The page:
Imaging of the sunlight scattered by electrons and dust particles taken by the Wide-Field Imager for Parker Solar Probe instrument, or WISPR, mostly confirmed observations from Earth, with less scattering farther from the Sun. However, a drop-off in the scattering closer to the Sun seems to suggest evidence of a theorized but never observed “dust-free” zone. These observations also show evidence of the complex structure of the corona itself, with blobs of particles emanating from the corona. There was also evidence of twisted tubes of magnetic field called flux ropes, and, for the first time, evidence of ellipses of magnetic field called magnetic islands, which are generated by the energetic consequences of magnetic field lines crossing and rearranging, according to the research.
Finally, analysis of the particles above the corona using the Integrated Science Investigation of the Sun instrument, or ISʘIS, seems to show evidence of many more smaller particle emission events that we can’t see from the Earth. These smaller events may eventually cascade into the larger or higher-energy events that we do see, said David McComas, vice president of the Princeton Plasma Physics Laboratory. The team sees the particles accelerating in different ways, both directly from magnetic field lines reconnecting in the corona, from shocks, and even from smaller compression waves, the authors write. Accelerations from compression waves haven’t been seen before.
Overall, these results will help us understand the solar wind and space weather overall, as well as how particles are accelerated and move around the solar environment, Mitzi Adams, solar scientist at the NASA’s Marshall Space Flight Center who was not involved in the work, told Gizmodo in an email.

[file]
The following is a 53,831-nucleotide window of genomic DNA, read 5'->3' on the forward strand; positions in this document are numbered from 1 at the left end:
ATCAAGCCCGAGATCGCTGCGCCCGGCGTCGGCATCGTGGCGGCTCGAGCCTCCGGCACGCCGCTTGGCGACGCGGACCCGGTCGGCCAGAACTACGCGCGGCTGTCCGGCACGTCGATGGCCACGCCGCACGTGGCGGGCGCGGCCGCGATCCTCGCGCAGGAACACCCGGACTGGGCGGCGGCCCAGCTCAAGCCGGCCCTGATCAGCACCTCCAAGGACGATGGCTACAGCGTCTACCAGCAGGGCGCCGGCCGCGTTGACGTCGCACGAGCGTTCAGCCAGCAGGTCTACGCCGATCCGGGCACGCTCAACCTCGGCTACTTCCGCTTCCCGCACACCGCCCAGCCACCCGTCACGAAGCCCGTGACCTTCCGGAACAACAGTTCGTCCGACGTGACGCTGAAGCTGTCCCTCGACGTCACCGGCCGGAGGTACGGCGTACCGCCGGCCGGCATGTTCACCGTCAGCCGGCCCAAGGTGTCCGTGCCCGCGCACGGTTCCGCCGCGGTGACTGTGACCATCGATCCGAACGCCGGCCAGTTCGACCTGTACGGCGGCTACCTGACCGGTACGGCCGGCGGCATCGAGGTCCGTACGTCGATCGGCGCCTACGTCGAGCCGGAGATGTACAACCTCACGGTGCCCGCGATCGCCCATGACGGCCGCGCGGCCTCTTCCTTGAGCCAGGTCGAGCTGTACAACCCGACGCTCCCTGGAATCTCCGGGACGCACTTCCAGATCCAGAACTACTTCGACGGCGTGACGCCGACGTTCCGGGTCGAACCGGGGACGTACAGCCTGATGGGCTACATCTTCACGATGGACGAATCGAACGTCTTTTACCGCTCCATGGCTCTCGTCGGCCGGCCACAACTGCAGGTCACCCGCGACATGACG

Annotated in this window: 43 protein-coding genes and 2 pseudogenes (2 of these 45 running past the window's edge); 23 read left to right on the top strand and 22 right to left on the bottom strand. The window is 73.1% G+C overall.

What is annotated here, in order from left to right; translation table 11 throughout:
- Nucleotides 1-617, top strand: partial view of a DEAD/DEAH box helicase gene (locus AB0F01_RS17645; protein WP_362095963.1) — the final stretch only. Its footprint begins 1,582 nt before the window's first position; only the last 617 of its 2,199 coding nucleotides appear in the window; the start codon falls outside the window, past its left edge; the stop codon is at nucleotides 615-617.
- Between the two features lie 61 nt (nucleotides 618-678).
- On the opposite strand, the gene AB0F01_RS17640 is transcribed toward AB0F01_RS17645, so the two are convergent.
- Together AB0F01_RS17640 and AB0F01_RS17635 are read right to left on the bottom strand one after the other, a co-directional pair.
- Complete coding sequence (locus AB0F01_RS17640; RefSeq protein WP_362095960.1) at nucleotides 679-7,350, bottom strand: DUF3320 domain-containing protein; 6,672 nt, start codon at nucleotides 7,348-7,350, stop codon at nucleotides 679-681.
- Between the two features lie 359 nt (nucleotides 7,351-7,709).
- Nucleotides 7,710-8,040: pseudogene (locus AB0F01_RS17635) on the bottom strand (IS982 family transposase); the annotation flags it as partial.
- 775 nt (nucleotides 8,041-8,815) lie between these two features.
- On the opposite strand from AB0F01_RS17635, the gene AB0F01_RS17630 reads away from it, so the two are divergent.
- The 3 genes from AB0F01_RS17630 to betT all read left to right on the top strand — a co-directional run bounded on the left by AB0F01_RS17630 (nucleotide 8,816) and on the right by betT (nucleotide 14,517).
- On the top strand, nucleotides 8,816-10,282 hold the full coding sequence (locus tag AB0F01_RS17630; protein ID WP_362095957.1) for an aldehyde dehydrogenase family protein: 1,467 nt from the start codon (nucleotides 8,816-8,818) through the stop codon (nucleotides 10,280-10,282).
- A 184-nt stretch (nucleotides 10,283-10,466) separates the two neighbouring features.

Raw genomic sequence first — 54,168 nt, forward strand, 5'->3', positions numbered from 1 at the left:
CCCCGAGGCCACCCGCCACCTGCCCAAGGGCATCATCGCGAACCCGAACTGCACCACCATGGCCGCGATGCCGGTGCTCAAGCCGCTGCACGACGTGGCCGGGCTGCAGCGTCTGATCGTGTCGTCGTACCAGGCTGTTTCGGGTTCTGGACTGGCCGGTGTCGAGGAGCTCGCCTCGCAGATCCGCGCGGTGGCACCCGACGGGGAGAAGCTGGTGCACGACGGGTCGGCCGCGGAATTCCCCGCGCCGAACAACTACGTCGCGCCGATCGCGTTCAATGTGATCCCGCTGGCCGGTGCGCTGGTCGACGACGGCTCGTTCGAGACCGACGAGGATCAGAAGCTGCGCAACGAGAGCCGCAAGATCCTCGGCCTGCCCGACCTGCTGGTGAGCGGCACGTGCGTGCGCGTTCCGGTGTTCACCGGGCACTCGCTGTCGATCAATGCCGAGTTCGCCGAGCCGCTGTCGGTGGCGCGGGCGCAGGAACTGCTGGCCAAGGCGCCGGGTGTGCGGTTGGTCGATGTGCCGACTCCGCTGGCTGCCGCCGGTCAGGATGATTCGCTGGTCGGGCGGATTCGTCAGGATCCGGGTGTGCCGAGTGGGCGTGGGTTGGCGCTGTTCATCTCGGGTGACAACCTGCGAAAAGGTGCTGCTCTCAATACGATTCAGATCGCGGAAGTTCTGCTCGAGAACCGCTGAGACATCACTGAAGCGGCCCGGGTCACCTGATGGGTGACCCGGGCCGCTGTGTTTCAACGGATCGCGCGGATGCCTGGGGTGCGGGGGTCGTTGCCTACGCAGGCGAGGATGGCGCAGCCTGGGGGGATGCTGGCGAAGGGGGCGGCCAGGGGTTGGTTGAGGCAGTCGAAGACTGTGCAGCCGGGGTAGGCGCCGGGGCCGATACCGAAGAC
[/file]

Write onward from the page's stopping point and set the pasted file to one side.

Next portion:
And all of this is just from two flybys.
“This suggests that we can expect much more high-quality observations over the next six years of the Parker Solar Probe’s lifetime,” Reka Winslow, research assistant professor at the University of New Hampshire who was not involved in the analyses, told Gizmodo in an email. She explained that one of the biggest hindrances to understanding solar processes is the lack of data from the solar environment. “The more high-quality data we have, the higher the chance that we can conclusively answer some of the big questions still remaining in heliophysics.”
These missions show that a lot of information gets lost as particles make the journey between the Sun and Earth—data that the Parker Solar Probe will be able to record from its closer vantage point. Another mission from the European Space Agency, the Solar Orbiter, will soon join the Parker Solar Probe with its own suite of complementary instruments, Daniel Verscharen, senior research fellow at the University College London, noted in a Nature commentary. “These joint measurements will certainly close some of the remaining gaps in our knowledge of the Sun and the solar wind.”
The Sun will only grow more active as it continues from its current solar minimum to its maximum and back over an 11-year cycle, likely throwing even more surprises at the probe’s various instruments. Said Kasper: “I can’t even imagine what things are going to look like when we get three times closer.”